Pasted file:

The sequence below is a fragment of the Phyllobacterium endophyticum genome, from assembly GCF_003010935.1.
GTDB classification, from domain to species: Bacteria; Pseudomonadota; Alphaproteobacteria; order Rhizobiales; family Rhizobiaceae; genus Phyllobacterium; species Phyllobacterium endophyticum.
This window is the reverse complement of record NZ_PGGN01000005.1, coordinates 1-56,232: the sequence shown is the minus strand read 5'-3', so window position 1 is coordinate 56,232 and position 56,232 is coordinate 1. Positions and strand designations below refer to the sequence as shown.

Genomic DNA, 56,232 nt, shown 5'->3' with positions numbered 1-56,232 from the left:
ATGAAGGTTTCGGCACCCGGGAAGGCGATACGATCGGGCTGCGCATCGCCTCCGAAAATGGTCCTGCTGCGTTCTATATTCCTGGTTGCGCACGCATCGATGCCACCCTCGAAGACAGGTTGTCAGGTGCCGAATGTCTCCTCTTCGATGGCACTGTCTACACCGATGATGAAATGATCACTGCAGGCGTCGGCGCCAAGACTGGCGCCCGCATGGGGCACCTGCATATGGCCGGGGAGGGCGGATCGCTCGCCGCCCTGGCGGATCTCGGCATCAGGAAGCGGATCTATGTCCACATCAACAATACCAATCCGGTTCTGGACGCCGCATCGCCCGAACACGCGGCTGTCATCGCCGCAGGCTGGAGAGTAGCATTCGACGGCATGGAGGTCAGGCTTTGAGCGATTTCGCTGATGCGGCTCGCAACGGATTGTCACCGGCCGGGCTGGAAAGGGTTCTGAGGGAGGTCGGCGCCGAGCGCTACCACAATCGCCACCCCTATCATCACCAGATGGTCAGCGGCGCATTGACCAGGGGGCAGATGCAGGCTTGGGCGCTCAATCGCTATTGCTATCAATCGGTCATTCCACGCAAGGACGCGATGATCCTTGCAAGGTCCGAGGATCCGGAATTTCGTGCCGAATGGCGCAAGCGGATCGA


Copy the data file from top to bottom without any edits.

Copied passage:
The sequence below is a fragment of the Phyllobacterium endophyticum genome, from assembly GCF_003010935.1.
GTDB classification, from domain to species: Bacteria; Pseudomonadota; Alphaproteobacteria; order Rhizobiales; family Rhizobiaceae; genus Phyllobacterium; species Phyllobacterium endophyticum.
This window is the reverse complement of record NZ_PGGN01000005.1, coordinates 1-56,232: the sequence shown is the minus strand read 5'-3', so window position 1 is coordinate 56,232 and position 56,232 is coordinate 1. Positions and strand designations below refer to the sequence as shown.

Genomic DNA, 56,232 nt, shown 5'->3' with positions numbered 1-56,232 from the left:
ATGAAGGTTTCGGCACCCGGGAAGGCGATACGATCGGGCTGCGCATCGCCTCCGAAAATGGTCCTGCTGCGTTCTATATTCCTGGTTGCGCACGCATCGATGCCACCCTCGAAGACAGGTTGTCAGGTGCCGAATGTCTCCTCTTCGATGGCACTGTCTACACCGATGATGAAATGATCACTGCAGGCGTCGGCGCCAAGACTGGCGCCCGCATGGGGCACCTGCATATGGCCGGGGAGGGCGGATCGCTCGCCGCCCTGGCGGATCTCGGCATCAGGAAGCGGATCTATGTCCACATCAACAATACCAATCCGGTTCTGGACGCCGCATCGCCCGAACACGCGGCTGTCATCGCCGCAGGCTGGAGAGTAGCATTCGACGGCATGGAGGTCAGGCTTTGAGCGATTTCGCTGATGCGGCTCGCAACGGATTGTCACCGGCCGGGCTGGAAAGGGTTCTGAGGGAGGTCGGCGCCGAGCGCTACCACAATCGCCACCCCTATCATCACCAGATGGTCAGCGGCGCATTGACCAGGGGGCAGATGCAGGCTTGGGCGCTCAATCGCTATTGCTATCAATCGGTCATTCCACGCAAGGACGCGATGATCCTTGCAAGGTCCGAGGATCCGGAATTTCGTGCCGAATGGCGCAAGCGGATCGA